INSPO: Nero Wolfe

INSPO is a series of posts about non-horror topics that could nonetheless be used as inspiration for a horror game. The rest of the series can be found here.

You are headstrong and I am magisterial. Our tolerance of each other is a constantly recurring miracle.

As someone who had a miserable childhood and only acquired an interest in reading as an adult, I have never quite found it in my heart to make room for ‘comfort reading’. I do not curl up with books, revisit old favourites, or escape to comprehensible fictional worlds when the mysteries of the real one start to overwhelm me. I consume culture in order to grow and I cannot grow by dwelling in some fictional happy place.

This being said, I do make an exception for Nero Wolfe, specifically the TV adaptation of the Rex Stout novels that ran between 2001 and 2002. I own two copies of the show and I revisit them every two or three years to my endless and enduring delight.

The Nero Wolfe series began in 1934 with the publication of Fer-de-Lance and ended in 1985 with the posthumous publication of a collection entitled Death Times Three, which included a previously unpublished draft of a novella. The time frame in which Stout was working id important as it straddles the golden age and hardboiled eras of detective fiction. In fact, one could even view the structure of the stories as an attempt to strike a balance between the two literary forms.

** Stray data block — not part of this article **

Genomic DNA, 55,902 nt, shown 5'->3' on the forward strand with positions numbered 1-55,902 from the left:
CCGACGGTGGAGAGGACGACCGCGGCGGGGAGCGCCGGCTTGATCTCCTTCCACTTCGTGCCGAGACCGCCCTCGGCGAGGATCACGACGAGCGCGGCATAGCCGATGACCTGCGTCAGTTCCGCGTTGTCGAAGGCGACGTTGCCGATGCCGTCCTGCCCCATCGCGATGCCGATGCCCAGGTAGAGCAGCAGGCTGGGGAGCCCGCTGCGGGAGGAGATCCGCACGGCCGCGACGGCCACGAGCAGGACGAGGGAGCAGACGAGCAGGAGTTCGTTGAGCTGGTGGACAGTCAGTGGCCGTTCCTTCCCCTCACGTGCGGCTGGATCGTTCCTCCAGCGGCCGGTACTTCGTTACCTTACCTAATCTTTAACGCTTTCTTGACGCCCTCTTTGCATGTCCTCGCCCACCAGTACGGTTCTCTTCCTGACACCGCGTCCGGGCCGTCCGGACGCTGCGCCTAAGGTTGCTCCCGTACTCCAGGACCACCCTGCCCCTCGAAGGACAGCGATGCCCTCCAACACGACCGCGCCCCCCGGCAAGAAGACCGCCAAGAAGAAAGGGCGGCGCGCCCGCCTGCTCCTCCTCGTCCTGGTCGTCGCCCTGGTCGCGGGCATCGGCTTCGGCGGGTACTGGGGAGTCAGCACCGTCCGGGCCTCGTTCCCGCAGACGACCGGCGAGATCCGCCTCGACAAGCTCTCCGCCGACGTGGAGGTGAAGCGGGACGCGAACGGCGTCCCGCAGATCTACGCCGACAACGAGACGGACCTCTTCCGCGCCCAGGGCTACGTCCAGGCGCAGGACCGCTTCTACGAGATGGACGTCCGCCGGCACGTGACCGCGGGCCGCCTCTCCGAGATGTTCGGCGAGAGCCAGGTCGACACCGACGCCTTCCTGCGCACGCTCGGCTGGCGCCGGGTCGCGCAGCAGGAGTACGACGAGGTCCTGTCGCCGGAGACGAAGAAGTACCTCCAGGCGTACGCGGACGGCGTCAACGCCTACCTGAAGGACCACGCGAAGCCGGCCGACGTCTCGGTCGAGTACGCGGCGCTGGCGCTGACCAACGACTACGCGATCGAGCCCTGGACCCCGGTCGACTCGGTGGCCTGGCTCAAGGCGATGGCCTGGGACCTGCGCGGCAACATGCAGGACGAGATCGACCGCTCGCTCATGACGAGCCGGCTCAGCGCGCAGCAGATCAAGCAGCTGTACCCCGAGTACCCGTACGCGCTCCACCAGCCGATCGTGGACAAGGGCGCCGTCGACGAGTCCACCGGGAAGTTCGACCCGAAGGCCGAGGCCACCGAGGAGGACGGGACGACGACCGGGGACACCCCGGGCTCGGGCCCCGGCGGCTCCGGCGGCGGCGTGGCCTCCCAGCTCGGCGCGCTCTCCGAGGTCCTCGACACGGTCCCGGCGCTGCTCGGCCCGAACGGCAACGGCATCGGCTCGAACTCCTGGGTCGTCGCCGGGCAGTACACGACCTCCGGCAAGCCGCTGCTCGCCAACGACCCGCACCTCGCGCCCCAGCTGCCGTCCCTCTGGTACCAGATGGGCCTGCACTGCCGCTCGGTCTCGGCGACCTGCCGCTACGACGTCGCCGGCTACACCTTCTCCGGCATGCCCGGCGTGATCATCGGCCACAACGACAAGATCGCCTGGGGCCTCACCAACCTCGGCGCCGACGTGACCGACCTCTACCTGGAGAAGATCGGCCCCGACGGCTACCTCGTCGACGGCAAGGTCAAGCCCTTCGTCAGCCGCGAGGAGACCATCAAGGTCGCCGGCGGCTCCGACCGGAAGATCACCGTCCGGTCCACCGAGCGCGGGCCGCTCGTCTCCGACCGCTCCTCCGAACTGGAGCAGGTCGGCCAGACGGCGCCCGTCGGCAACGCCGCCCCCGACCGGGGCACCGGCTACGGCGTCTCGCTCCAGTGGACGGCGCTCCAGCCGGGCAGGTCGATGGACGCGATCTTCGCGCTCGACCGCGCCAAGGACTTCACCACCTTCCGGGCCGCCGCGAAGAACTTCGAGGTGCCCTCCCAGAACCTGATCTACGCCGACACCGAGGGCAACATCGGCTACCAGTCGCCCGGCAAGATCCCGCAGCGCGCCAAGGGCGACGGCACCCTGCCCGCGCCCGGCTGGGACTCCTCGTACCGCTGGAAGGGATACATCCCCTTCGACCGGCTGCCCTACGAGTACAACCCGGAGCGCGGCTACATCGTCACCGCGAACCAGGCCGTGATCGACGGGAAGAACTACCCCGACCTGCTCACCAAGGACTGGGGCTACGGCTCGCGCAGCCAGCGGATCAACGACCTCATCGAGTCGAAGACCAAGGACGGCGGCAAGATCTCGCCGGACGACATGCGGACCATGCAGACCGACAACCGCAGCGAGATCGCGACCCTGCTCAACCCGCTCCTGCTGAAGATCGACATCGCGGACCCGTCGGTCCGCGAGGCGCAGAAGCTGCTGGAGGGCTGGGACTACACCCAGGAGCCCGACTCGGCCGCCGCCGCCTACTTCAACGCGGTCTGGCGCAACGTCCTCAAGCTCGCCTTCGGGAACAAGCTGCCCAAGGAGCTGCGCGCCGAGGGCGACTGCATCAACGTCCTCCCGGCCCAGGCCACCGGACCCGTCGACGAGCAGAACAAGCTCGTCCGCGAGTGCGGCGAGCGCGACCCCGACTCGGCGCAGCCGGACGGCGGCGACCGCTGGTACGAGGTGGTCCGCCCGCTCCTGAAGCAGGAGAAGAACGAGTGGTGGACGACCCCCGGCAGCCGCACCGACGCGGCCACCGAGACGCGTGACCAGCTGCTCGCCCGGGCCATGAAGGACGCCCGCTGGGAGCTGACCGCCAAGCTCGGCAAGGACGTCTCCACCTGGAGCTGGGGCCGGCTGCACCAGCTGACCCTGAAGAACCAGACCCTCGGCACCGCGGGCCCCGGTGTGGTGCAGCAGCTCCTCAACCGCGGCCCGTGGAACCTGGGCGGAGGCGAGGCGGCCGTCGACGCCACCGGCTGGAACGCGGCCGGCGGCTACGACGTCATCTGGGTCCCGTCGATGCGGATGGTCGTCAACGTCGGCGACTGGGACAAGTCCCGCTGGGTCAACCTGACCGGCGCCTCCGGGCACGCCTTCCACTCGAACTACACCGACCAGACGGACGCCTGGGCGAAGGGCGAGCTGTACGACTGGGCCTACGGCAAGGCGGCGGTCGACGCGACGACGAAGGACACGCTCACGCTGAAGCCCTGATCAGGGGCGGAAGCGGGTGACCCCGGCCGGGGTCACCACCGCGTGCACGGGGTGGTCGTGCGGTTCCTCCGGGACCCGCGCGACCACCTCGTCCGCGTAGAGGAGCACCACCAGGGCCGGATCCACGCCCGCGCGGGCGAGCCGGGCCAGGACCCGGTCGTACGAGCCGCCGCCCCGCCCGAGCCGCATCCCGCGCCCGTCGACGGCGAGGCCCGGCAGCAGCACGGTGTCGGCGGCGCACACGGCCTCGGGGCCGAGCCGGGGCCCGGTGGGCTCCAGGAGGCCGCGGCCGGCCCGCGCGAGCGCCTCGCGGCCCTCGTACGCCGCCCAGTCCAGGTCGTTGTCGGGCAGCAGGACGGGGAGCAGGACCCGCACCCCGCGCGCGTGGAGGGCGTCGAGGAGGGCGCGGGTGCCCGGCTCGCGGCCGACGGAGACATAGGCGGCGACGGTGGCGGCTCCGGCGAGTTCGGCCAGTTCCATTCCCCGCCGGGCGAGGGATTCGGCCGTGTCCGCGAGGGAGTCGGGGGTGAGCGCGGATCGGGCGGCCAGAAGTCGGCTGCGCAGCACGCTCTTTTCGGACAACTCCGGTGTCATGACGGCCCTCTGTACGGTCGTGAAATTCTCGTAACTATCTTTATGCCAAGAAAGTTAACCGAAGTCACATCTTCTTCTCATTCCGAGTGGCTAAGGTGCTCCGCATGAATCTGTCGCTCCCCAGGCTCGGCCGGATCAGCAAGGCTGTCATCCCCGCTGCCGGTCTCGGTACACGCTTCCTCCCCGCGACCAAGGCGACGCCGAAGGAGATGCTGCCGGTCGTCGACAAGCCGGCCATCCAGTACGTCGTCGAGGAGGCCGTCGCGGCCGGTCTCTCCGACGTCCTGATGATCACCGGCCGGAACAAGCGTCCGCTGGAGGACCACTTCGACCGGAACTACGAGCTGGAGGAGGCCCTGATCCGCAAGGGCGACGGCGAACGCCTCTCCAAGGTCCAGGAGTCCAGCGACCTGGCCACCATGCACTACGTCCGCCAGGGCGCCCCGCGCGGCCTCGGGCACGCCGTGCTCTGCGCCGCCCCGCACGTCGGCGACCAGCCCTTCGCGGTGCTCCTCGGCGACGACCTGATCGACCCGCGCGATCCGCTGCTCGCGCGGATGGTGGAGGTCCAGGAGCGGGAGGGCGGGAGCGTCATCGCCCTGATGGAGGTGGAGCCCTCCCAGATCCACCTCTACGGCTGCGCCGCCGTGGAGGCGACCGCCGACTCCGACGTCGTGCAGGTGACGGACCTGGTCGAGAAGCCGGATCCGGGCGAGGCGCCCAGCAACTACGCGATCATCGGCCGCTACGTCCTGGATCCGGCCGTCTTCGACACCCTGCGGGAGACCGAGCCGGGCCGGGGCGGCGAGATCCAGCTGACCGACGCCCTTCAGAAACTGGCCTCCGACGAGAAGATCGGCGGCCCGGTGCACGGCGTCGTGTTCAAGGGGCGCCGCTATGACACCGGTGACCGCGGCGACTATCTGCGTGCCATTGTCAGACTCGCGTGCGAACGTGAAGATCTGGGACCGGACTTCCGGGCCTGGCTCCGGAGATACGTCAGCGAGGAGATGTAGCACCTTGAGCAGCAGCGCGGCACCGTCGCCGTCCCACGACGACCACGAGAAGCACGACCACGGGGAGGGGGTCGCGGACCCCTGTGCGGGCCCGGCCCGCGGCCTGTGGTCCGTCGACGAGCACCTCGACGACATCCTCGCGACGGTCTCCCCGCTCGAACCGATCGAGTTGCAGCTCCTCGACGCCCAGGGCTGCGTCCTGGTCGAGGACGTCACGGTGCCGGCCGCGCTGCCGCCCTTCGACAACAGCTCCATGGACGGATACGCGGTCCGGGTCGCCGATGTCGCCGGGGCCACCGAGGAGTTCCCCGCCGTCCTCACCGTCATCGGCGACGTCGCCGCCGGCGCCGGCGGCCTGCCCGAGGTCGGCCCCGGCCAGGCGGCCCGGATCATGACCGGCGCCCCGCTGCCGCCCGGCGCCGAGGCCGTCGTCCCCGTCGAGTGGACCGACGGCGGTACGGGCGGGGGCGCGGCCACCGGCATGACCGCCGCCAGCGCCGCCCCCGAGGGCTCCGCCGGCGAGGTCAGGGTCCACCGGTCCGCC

Nero Wolfe is a morbidly obese genius of Eastern European origin. A romantic figure in his youth, Wolfe fled his homeland for New York and tried to disentangle himself from the world by immersing himself in his love of books, orchids, and gourmet food. Unfortunately for Wolfe, these passions turned out to be rather expensive as his love of books requires a large house, his love of gourmet food requires a live-in chef and his love of orchids requires a live-in gardener as well as a roof-top greenhouse. As much as Wolfe would like to retreat from the world, the cost of indulging his passions requires him to work and so he puts his genius to work solving crimes.

The final and most significant member of Wolfe’s household is Archie Goodwin, who is effectively his mirror opposite when it comes to temperament. For example, while Wolfe refuses to leave the house, Goodwin is forever out in the field. While Wolfe is over-educated and brusque, Goodwin is charmingly down to earth. Where Wolfe is a self-avowed misogynist who prefers not to have women in his home, Goodwin is a tireless romantic who is forever juggling dates, female friends, and former girlfriends. The differences between the two characters reflect the series’ attempts to work both sides of the literary form: On one side, you have the brilliantly antisocial golden-age detective who sits in an armchair and solves crimes through pure ratiocination. On the other, you have the charming hardboiled cynic who is forever talking himself into and out of trouble but never backs down from a fight.